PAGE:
Friday, May 1, 2009

Jenn's Review: Misery Loves Cabernet

Summary: Charlize “Charlie” Edwards finally has it all: a house in Silverlake, L.A.’s hippest neighborhood, two fabulous best friends who always have her back, and a great (though hectic) job as the personal assistant to Hollywood’s hottest movie star, Drew Stanton. But best of all, Charlie has a newly feathered love nest with Jordan, the sexy photographer she recently started dating. Maybe Charlie’s journal of smart-alecky life advice—which she’s always been better at writing than following—has finally helped put her on the right track.

Unfortunately for Charlie, Drew is causing complete havoc on his new movie set, her eccentric family is descending upon L.A. for the upcoming holiday season, and her love life may be back to square one. Jordan has left L.A. to work on a film shooting in Paris, where the women are gorgeous, sophisticated, and possibly after her man. And Drew’s handsome new producer, Liam, is an old crush who has reappeared to tug at Charlie’s heartstrings. Charlie’s torn between the misery of waiting for Jordan and the tingly feelings she has for Liam. But there’s nothing misery—or seduction—loves better than a great glass of cabernet.

Review: This is not your typical chick-lit ~I thought it was wonderful. This is Kim Gruenenfelder's second novel and I love her quirky humor and her quick wit. I was laughing out loud several times. Charlie's thoughts in reference to Olive Garden:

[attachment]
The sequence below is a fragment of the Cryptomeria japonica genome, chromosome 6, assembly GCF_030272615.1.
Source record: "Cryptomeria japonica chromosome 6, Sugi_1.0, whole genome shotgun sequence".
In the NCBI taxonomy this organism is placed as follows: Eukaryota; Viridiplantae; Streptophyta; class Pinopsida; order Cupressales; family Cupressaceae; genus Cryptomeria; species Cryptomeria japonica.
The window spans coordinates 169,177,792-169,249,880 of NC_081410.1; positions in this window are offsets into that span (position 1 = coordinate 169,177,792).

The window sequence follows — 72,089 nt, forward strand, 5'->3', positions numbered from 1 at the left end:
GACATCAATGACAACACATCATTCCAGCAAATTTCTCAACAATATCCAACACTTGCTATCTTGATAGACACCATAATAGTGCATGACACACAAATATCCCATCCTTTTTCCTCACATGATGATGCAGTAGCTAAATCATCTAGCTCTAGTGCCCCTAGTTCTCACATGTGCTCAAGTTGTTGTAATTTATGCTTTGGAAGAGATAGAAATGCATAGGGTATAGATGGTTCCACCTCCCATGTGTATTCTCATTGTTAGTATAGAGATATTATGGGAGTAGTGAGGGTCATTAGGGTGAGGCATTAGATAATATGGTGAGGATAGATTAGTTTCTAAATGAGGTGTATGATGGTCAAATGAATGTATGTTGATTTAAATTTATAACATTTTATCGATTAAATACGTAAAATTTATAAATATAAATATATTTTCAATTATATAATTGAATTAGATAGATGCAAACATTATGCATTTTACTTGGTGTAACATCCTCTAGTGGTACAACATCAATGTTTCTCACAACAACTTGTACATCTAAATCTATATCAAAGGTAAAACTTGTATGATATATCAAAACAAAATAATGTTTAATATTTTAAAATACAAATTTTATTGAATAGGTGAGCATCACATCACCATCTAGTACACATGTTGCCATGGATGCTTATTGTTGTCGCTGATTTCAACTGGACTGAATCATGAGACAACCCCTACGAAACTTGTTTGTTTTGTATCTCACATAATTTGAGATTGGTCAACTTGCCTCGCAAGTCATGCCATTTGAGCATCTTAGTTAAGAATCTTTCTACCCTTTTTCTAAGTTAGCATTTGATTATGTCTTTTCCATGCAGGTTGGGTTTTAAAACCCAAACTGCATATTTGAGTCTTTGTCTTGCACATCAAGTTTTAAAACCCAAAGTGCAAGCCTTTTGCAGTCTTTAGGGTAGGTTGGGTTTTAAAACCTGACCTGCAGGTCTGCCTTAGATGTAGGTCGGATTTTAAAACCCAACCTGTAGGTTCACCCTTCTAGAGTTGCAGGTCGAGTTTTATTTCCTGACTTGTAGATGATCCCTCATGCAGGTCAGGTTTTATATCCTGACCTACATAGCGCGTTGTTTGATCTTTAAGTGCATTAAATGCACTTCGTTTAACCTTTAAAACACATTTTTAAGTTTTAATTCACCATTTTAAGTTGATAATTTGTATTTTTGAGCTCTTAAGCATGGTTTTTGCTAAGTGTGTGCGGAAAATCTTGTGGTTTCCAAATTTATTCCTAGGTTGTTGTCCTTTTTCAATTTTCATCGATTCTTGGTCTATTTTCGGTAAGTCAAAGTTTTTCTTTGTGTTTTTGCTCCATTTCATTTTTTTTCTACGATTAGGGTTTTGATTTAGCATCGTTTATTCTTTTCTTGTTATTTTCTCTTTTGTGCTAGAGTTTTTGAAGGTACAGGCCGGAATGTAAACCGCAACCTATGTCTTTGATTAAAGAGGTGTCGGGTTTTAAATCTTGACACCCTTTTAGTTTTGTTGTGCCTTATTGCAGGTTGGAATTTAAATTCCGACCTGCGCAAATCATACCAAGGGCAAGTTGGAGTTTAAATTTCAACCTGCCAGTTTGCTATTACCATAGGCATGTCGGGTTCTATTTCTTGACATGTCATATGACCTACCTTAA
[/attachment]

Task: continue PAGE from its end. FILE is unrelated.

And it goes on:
"...You know the restaurant that advertises when you're here, you're family? I wonder who on earth ever thought that was a selling point? Do you think people want to walk in to have the maitre d' tell them they never lived up to their potential? Then be seated to have the waiter ask them why they're not married yet, then remind them that their biological clock is ticking?"
I especially liked the list of advice Charlie has started for her future great-granddaughter, some very true, some just amusing:

"If you are going to show up at someone's house unannounced, call at least five minutes in advance. This gives your hostess four minutes to race around the house collecting dirty dishes to throw in the sink and another minute to plan your death."

I was really impressed that Gruenenfelder didn't lapse into typical chick-lit formula. All her characters were lively and three dimensional —and there was real growth for almost all of the characters in the story too, not just for Charlie. The ending is refreshing and realistic, with a great twist. (You go, Charlie!)

It was a light read and very amusing. I'm looking forward to going back and reading A Total Waste of Makeup, Gruenenfelder's first novel.

Final take: 4.5/5


Mary May 1, 2009 at 5:08 PM  

Nice review. This title is going on my TBR list!

Angie May 4, 2009 at 12:47 AM  

Thanks for the review.

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